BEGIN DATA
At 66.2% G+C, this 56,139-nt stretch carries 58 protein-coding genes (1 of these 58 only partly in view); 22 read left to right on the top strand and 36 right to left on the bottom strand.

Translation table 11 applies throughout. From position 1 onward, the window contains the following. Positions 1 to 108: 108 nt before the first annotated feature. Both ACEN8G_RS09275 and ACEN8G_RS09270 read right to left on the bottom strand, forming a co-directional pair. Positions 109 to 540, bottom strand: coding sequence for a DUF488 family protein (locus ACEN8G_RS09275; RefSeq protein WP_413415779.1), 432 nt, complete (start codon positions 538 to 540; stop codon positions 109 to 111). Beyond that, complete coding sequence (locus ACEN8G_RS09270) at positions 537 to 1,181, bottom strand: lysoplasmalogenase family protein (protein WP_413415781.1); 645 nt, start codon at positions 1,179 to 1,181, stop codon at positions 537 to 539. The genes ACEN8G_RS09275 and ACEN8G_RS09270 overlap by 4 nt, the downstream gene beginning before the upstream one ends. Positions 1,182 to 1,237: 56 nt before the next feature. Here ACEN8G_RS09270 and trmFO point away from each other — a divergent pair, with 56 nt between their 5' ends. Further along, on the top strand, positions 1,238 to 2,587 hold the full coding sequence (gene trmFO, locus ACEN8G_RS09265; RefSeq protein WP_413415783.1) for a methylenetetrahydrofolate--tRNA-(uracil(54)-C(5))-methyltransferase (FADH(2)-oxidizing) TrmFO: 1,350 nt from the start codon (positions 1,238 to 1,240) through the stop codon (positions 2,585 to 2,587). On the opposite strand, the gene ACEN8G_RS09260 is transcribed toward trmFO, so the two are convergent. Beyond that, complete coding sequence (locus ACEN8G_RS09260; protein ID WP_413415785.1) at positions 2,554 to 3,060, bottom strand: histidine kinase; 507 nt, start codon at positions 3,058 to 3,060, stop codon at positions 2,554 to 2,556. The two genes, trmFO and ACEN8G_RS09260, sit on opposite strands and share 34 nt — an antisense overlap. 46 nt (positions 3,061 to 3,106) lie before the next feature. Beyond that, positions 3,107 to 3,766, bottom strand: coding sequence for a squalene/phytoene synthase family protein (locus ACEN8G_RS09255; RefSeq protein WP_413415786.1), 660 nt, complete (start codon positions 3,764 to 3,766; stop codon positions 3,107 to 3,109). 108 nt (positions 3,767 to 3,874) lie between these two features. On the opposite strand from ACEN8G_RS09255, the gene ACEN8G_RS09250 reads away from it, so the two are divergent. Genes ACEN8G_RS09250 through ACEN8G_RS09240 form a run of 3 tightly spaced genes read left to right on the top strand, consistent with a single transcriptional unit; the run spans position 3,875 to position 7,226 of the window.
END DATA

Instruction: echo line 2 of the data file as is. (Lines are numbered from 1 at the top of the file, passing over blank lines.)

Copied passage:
Translation table 11 applies throughout. From position 1 onward, the window contains the following. Positions 1 to 108: 108 nt before the first annotated feature. Both ACEN8G_RS09275 and ACEN8G_RS09270 read right to left on the bottom strand, forming a co-directional pair. Positions 109 to 540, bottom strand: coding sequence for a DUF488 family protein (locus ACEN8G_RS09275; RefSeq protein WP_413415779.1), 432 nt, complete (start codon positions 538 to 540; stop codon positions 109 to 111). Beyond that, complete coding sequence (locus ACEN8G_RS09270) at positions 537 to 1,181, bottom strand: lysoplasmalogenase family protein (protein WP_413415781.1); 645 nt, start codon at positions 1,179 to 1,181, stop codon at positions 537 to 539. The genes ACEN8G_RS09275 and ACEN8G_RS09270 overlap by 4 nt, the downstream gene beginning before the upstream one ends. Positions 1,182 to 1,237: 56 nt before the next feature. Here ACEN8G_RS09270 and trmFO point away from each other — a divergent pair, with 56 nt between their 5' ends. Further along, on the top strand, positions 1,238 to 2,587 hold the full coding sequence (gene trmFO, locus ACEN8G_RS09265; RefSeq protein WP_413415783.1) for a methylenetetrahydrofolate--tRNA-(uracil(54)-C(5))-methyltransferase (FADH(2)-oxidizing) TrmFO: 1,350 nt from the start codon (positions 1,238 to 1,240) through the stop codon (positions 2,585 to 2,587). On the opposite strand, the gene ACEN8G_RS09260 is transcribed toward trmFO, so the two are convergent. Beyond that, complete coding sequence (locus ACEN8G_RS09260; protein ID WP_413415785.1) at positions 2,554 to 3,060, bottom strand: histidine kinase; 507 nt, start codon at positions 3,058 to 3,060, stop codon at positions 2,554 to 2,556. The two genes, trmFO and ACEN8G_RS09260, sit on opposite strands and share 34 nt — an antisense overlap. 46 nt (positions 3,061 to 3,106) lie before the next feature. Beyond that, positions 3,107 to 3,766, bottom strand: coding sequence for a squalene/phytoene synthase family protein (locus ACEN8G_RS09255; RefSeq protein WP_413415786.1), 660 nt, complete (start codon positions 3,764 to 3,766; stop codon positions 3,107 to 3,109). 108 nt (positions 3,767 to 3,874) lie between these two features. On the opposite strand from ACEN8G_RS09255, the gene ACEN8G_RS09250 reads away from it, so the two are divergent. Genes ACEN8G_RS09250 through ACEN8G_RS09240 form a run of 3 tightly spaced genes read left to right on the top strand, consistent with a single transcriptional unit; the run spans position 3,875 to position 7,226 of the window.